Monday, January 16, 2006
God Has Been Busy
As many of you know, I grew up fairly religious. I have always believed in "God" and tried to live a "good" life. However, in recent years I have grown more and more skeptical of organized religion and associating with mainstream denominations. I have grown weary of "typical" Christians who use God as a weapon and as a message of hate rather than love and acceptance. I think of churches a lot like greek organizations--they have potential to do a lot of good (because of their financial resources and community outreach) but more often than not groupthink becomes damaging to their overall goals. However, the biggest problem for Christians today is the number of crazy people out there that loudly spread "god's word." Here are a few of my favorite messages from God:

New Orleans Mayor stated today that God is pretty pissed at all the black people in New Orleans who keep fighting--that's why he keeps sending all those pesky hurricanes (in other news he also promises to return NOLA to a “Chocolate City”)

Are you Gay or Lesbian and don't want to be? Just turn to THIS South Carolinian church

Many people fear that Ralph Reed is putting money before God

It isn't enough to punish African Americans--God is also punishing Ariel Sharon for "dividing his land." His stroke was "divine punishment."

The scariest thing is that there are people out there who BELIEVE this stuff. I know a lot of really intelligent Christians who possess independent thought and clear judgment. However, there are a lot of Christians who aren't so lucky. They probably voted for President Bush in the name of unborn fetuses. Little do they know that the abortion rate is nearing a record high (much higher than when that heathen Clinton was in office). Hmmm....I wonder how God will punish those voters.


Blogger quakerdave said...

Found your blog by clicking "Next." I like it: nice work. I just got done making a smart-aleck remark about Mayor Nagin myself...

Anonymous saintlysarah said...

today on the radio they were playing james blunt chocalate to NO mayors was midly amusing....

Blogger Katherine said...

Ack, ack, ack. A lot of what you write is true, but whenever someone compiles a list of all the jackassy things Christians do, I am reflexively compelled to compile a list of the many, many progressive Christian organizations that are engaged in very different (and less media-friendly) ministries. Unfortunately (or perhaps fortunately, depending upon how you look at it), I'm a dullard when it comes to writing html links manually, so I won't bother you with the list. But please do consider organizations the United Church of Christ, which recently voted to officially support same sex marriage, and Sojourners/ Call to Renewal, which tirelessly advocates for social justice through journalism and lobbying. Or check out the Progressive Christian Blogger network, which is a laundry list of liberal Christians.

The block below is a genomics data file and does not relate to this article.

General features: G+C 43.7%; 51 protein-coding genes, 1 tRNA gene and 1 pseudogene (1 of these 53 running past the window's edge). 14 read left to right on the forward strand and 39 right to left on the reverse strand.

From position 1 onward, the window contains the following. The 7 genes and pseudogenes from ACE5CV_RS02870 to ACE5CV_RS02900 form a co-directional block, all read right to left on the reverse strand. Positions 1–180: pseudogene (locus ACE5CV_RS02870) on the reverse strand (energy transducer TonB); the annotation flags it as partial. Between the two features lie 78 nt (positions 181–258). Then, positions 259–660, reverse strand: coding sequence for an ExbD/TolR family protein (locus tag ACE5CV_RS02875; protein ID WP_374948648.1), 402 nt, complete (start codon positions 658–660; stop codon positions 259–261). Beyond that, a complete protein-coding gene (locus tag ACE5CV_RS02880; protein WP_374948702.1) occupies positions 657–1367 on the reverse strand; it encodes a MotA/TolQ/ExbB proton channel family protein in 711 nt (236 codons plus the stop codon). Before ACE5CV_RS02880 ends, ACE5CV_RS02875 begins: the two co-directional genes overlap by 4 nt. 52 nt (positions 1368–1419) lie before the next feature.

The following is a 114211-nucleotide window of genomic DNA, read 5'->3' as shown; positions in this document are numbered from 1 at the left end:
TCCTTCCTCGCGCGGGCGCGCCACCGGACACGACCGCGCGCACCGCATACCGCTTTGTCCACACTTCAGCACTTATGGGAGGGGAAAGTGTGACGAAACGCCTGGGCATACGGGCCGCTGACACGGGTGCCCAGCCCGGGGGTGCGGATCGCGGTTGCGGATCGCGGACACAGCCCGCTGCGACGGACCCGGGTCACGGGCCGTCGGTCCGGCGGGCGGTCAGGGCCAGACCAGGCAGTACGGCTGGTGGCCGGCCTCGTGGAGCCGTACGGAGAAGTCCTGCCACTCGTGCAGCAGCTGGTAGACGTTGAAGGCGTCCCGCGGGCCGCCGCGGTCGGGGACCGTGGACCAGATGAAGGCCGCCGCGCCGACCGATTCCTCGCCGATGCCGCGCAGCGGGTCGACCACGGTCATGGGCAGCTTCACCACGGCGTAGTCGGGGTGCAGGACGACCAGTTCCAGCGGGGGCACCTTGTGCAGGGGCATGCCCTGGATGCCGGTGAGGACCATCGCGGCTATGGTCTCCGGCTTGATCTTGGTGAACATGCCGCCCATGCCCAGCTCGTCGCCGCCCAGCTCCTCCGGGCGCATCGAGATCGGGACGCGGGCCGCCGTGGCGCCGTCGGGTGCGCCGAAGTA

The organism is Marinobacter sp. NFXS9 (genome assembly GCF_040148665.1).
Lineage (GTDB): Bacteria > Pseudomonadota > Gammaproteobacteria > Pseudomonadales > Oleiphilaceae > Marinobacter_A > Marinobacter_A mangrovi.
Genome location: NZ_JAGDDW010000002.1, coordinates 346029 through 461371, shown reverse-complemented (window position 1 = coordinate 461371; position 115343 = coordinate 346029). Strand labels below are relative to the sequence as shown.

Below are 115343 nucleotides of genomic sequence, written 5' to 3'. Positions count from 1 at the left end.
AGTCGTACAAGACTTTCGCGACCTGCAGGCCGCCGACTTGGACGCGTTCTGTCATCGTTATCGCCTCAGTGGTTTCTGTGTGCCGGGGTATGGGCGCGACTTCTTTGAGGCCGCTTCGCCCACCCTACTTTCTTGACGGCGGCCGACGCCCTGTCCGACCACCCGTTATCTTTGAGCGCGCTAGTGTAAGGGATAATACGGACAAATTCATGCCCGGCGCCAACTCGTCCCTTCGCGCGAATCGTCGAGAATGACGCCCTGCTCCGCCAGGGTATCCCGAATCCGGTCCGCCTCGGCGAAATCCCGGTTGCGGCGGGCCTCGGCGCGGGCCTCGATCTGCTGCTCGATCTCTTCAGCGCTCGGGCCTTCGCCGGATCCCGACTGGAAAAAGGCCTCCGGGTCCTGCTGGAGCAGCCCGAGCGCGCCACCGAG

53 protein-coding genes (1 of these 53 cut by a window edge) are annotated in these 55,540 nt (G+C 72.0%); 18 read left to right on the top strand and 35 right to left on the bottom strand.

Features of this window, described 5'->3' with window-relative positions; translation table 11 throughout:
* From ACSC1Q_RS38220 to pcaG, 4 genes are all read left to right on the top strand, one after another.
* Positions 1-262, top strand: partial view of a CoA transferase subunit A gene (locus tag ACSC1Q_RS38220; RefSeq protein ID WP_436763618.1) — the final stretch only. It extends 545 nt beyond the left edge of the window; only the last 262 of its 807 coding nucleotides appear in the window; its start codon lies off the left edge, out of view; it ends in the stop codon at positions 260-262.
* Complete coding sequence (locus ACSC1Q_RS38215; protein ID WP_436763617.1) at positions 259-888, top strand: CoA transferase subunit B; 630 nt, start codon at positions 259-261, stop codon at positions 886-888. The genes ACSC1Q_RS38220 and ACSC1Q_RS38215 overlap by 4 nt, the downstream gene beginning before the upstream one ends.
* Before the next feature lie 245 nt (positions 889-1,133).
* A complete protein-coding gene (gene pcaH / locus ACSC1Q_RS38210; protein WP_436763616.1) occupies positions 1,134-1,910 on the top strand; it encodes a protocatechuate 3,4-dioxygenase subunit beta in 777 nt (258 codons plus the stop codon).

As for the comment regarding the lack of realization regarding the higher abortion rates under Bush, a well-known professor from Fuller Theological Seminary (major evangelical school) wrote extensively of that issue around the presidential election time. That's not to say that your local conservative Christian was paying attention, but even among conservative evangelical circles, there are progressive thinkers unafraid to point out glaring hypocrisies.

I guess all I want to point out is that while progressive/ liberal Christians might be in the minority, there is a significant, vital, and growing movement to finally get alternative voices heard.

(To give you some context, since I just showed up out of nowhere with a epic comment, I'm an ordained pastor in the Christian Church (Disciples of Christ), a progressive denomination that is the sister church to the United Church of Christ. Our general minister and president is female, at our last General Assembly we voted to make a statement against the wall in Israel as well as to repudiate hateful language toward gay and lesbian persons, among many other important social statements. But did your local paper cover that? Prolly not, because Pat Robertson is just sooo much more interesting than a bunch of justice-loving Jesus people.)